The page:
Master Qui-Gon, more to say, have you?

It is requested that this article, or a section of this article, be expanded.

See the request on the listing or on this article's talkpage. Once the improvements have been completed, you may remove this notice and the page's listing. No reason has been supplied; please provide a reason on the template or talkpage

Leia holo

Help me, Obi-Wan Kenobi. You're my only hope.

This article is in need of referencing per Wookieepedia's sourcing guidelines.

This article needs appropriate citations. Help us improve this article by referencing valid resource material. Remove this notice when finished.

"Beyond the movies, his artwork has inspired at least two generations of younger artists—all of whom learned through Ralph that movies are designed. Like me, they were thrilled by his keen eye and creative imagination, which always brought concepts to their most ideal plateau. In many ways, he was a generous father to a conceptual art revolution that was born of his artwork, and which seized the imaginations of thousands and propelled them into the film industry. In that way, we will all be benefiting from his oeuvre for generations to come. Beyond that, I will always remember him as a kind and patient, and wonderfully talented, friend and collaborator."
―George Lucas[3]

Ralph McQuarrie was a conceptual designer and futurist responsible for many of the designs and aesthetics featured in the original trilogy. He also provided concept illustrations for Star Wars: Shadows of the Empire and the illustration of the Ark of the Covenant seen in a Bible near the beginning of Raiders of the Lost Ark. He often went by the initials "RMQ," which he used as his signature. McQuarrie was tuckerized via a cameo in The Empire Strikes Back as General Pharl McQuarrie.

Most of his concept art is featured in The Illustrated Star Wars Universe and The Art of Ralph McQuarrie. It was also featured in the 2014 title The Adventures of Luke Skywalker, Jedi Knight, authored by Tony DiTerlizzi. In the 30th Anniversary toy series, McQuarrie's concept art is turned into actual action figures. Such figures include a concept Chewbacca, a concept Han Solo, a concept Darth Vader, a concept Starkiller hero (the precursor to Luke Skywalker), two separate releases of the concept stormtrooper and a concept snowtrooper.



"There was an afternoon where we were all gathered, months after Ralph [McQuarrie] actually stopped coming, and George [Lucas] made a point of thanking Ralph in front of everyone. Ralph stood up and said, 'I was one of the first people that George hired,' because Ralph is an unbelievably humble man. George got up and said, 'No, you were the first one.' "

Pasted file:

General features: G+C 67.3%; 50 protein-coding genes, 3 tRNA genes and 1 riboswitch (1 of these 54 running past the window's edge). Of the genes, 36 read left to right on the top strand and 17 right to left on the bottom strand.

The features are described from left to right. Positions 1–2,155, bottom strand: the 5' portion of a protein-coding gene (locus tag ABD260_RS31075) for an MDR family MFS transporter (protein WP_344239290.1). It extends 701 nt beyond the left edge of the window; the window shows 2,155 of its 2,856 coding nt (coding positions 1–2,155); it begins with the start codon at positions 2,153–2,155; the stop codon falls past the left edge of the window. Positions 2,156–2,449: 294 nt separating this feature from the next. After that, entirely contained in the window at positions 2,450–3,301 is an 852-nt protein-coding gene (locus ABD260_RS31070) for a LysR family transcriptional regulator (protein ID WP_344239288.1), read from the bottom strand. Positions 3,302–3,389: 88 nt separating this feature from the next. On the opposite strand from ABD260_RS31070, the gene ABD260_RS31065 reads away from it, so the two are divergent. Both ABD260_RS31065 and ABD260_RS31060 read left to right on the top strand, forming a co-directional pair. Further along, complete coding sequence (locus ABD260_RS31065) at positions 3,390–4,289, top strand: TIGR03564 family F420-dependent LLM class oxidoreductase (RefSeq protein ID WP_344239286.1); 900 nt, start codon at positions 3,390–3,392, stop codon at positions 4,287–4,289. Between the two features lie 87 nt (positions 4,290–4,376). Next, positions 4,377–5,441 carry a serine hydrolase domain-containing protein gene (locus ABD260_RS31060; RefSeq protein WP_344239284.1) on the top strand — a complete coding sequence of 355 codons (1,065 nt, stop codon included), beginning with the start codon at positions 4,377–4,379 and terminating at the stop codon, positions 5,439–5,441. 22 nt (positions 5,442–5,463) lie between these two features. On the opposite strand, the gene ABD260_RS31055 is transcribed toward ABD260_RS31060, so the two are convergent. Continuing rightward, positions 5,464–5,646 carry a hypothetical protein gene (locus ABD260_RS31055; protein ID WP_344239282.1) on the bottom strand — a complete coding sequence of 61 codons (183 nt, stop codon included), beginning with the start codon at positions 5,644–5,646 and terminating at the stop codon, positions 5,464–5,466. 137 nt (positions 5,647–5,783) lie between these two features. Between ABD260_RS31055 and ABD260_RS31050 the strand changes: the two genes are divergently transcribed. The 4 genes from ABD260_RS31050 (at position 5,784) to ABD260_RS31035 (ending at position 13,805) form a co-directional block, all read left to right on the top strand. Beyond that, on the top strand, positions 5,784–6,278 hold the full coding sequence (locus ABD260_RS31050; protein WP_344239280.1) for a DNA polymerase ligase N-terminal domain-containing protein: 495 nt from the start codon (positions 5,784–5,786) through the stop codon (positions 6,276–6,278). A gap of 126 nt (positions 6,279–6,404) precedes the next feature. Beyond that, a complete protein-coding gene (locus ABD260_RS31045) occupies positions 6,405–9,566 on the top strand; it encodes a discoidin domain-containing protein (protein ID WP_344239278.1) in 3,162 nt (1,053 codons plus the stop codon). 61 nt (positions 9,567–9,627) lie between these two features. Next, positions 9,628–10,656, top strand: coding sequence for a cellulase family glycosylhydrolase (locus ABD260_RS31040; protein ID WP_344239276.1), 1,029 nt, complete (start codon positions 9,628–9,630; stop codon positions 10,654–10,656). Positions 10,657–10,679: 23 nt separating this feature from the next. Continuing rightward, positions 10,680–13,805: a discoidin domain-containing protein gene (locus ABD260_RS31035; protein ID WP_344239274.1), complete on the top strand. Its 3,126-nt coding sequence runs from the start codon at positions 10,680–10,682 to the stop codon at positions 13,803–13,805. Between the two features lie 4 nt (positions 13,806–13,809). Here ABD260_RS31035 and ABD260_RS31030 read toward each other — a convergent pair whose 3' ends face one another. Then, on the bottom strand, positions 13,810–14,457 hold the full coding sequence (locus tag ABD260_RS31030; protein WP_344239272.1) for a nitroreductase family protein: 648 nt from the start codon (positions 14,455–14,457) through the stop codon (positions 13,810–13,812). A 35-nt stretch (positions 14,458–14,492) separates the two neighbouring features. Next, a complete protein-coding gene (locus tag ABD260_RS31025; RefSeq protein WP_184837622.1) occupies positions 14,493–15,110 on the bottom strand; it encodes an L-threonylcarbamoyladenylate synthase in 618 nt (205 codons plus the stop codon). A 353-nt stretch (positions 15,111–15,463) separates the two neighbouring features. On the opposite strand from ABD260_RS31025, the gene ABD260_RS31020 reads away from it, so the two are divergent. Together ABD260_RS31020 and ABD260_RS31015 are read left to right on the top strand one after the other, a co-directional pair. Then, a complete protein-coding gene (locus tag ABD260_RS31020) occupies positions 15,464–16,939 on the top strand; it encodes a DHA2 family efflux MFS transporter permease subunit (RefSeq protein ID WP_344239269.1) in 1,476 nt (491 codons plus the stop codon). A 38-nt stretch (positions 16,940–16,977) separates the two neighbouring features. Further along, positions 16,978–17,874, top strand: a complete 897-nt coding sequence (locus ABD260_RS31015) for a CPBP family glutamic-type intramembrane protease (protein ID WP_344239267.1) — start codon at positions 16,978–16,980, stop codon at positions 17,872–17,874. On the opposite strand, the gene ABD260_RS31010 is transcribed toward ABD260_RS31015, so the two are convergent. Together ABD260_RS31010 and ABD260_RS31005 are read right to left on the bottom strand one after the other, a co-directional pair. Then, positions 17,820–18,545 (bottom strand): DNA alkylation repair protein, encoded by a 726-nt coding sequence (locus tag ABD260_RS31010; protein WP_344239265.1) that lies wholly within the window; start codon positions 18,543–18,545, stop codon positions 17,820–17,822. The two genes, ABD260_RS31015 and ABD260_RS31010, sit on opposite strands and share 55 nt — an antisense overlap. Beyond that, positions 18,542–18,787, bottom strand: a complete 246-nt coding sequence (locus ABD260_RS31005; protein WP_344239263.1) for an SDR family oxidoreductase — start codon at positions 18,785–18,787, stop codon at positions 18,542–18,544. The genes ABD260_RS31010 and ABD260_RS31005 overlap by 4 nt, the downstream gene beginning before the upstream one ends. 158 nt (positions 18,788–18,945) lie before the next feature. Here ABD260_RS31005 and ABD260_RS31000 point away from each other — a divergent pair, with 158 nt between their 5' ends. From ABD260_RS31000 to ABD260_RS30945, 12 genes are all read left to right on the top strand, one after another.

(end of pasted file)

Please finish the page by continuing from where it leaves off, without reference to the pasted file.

Nilo Rodis-Jamero on McQuarrie's retirement from the production of Return of the Jedi[4]

Star Wars Art: Ralph McQuarrie, a collection of McQuarrie's Star Wars artworks, was released on September 27, 2016. The set had a foreword by George Lucas and featured over 2,000 illustrations rescanned and rephotographed from conceptual paintings, costume designs, storyboards, book covers, and Lucasfilm holiday cards.[5]

Influence on Star Wars Rebels[]

McQuarrie's work has influenced the TV series Star Wars Rebels in multiple ways.

  • The animation style of Rebels is very similar to that of McQuarrie's concept art.[6]
  • The design of Lothal was based on some of McQuarrie's concept art.[6]
  • The design of Zeb and his species, the Lasat, were based on early Chewbacca art done by McQuarrie.
  • A man based on an early McQuarrie design of "General Skywalker" can be seen seated behind Sabine Wren in the episode "Droids in Distress."
  • The design of Azmorigan was based on early Jabba the Hutt art done by McQuarrie.
  • The character Quarrie, introduced in the episode "Wings of the Master," is named after McQuarrie.
  • The Moyn are based on a rough sketch for an alien bounty hunter in The Empire Strikes Back.[7]
  • The stylized version of Darth Vader is a reference to McQuarrie's one, also used on the cover of the first edition of the novelization of A New Hope.
  • The E-XD infiltrator droids' standard forms resemble C-3PO's original concept art.

Influence on Star Wars: The Bad Batch[]


Explore all of Wookieepedia's images for this article subject.

Notes and references[]

External links[]